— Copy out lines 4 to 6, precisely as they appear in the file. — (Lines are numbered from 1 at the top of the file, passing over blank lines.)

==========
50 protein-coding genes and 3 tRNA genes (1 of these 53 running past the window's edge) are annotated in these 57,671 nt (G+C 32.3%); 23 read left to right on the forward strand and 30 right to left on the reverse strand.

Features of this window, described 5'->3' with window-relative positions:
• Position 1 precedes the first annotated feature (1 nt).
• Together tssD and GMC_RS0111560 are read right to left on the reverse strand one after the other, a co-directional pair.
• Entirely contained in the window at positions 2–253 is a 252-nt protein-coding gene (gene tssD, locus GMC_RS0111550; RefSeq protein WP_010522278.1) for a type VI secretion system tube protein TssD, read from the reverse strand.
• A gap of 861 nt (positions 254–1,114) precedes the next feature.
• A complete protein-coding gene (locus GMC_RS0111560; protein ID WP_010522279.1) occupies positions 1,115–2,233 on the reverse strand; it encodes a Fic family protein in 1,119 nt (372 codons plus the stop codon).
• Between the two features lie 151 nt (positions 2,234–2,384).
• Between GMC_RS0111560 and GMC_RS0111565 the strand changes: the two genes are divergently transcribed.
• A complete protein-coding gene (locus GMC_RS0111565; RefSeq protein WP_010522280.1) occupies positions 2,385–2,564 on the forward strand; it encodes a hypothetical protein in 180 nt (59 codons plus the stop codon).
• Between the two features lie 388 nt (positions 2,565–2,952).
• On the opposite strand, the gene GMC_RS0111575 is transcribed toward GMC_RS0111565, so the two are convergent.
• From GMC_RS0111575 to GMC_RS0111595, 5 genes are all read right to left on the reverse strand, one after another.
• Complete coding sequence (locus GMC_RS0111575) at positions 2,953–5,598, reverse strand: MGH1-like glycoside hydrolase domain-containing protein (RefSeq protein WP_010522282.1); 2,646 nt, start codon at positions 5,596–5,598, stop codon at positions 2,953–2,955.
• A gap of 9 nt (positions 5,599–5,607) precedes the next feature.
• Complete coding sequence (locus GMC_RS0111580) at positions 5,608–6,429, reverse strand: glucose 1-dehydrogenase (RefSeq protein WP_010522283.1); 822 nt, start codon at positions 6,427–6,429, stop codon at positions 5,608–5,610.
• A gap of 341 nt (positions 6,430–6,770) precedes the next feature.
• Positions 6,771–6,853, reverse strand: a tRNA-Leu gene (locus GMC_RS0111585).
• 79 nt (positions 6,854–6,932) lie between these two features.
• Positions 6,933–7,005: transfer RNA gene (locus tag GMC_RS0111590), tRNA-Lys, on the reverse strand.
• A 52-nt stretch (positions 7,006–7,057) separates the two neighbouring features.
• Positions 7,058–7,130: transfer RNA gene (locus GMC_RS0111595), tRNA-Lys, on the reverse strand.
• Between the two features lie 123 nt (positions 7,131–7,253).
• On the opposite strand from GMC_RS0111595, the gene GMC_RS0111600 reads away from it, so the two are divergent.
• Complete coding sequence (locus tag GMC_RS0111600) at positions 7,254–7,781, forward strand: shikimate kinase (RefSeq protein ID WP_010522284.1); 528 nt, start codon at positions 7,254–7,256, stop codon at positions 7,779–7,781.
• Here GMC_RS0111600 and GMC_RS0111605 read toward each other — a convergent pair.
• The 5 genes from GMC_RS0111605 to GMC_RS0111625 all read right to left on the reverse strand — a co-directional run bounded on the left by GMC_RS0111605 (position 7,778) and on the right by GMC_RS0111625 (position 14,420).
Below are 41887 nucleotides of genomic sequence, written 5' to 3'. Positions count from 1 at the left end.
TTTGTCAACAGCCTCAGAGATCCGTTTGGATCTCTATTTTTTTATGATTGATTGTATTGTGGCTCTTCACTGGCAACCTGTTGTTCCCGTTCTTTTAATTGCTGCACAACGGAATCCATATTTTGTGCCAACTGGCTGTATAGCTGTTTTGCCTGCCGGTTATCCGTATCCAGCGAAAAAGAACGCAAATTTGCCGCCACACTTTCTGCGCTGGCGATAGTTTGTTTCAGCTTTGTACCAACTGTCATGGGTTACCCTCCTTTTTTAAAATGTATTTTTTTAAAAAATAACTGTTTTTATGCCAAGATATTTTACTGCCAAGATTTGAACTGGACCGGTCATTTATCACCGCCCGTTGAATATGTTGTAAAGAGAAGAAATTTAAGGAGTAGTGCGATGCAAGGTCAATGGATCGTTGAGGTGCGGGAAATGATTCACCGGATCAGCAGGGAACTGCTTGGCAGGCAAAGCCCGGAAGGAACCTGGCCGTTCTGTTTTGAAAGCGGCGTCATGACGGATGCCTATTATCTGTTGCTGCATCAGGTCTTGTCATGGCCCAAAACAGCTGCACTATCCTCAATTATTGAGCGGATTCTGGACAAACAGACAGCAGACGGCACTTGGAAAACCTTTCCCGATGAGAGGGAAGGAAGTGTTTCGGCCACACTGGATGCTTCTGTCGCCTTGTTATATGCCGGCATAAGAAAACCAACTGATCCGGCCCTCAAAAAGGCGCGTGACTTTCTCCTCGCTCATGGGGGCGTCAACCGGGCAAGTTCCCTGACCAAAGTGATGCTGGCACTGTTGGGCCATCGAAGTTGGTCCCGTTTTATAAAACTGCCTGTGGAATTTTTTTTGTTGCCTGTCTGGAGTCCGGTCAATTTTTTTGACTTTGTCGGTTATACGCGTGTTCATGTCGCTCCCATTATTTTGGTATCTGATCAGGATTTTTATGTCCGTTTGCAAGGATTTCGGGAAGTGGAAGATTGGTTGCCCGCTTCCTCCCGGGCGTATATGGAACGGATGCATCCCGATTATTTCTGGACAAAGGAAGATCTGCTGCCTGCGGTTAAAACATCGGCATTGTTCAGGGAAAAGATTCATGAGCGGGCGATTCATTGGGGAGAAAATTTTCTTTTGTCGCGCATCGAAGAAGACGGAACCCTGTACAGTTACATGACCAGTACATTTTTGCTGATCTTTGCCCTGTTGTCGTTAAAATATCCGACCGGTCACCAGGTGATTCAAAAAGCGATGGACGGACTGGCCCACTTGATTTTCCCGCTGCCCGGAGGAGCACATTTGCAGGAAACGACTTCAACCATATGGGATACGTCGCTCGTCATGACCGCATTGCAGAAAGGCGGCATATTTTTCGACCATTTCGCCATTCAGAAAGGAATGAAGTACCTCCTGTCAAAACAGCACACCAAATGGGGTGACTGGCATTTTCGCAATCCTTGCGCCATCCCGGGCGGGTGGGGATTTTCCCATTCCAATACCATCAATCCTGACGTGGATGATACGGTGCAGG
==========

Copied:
• Together tssD and GMC_RS0111560 are read right to left on the reverse strand one after the other, a co-directional pair.
• Entirely contained in the window at positions 2–253 is a 252-nt protein-coding gene (gene tssD, locus GMC_RS0111550; RefSeq protein WP_010522278.1) for a type VI secretion system tube protein TssD, read from the reverse strand.
• A gap of 861 nt (positions 254–1,114) precedes the next feature.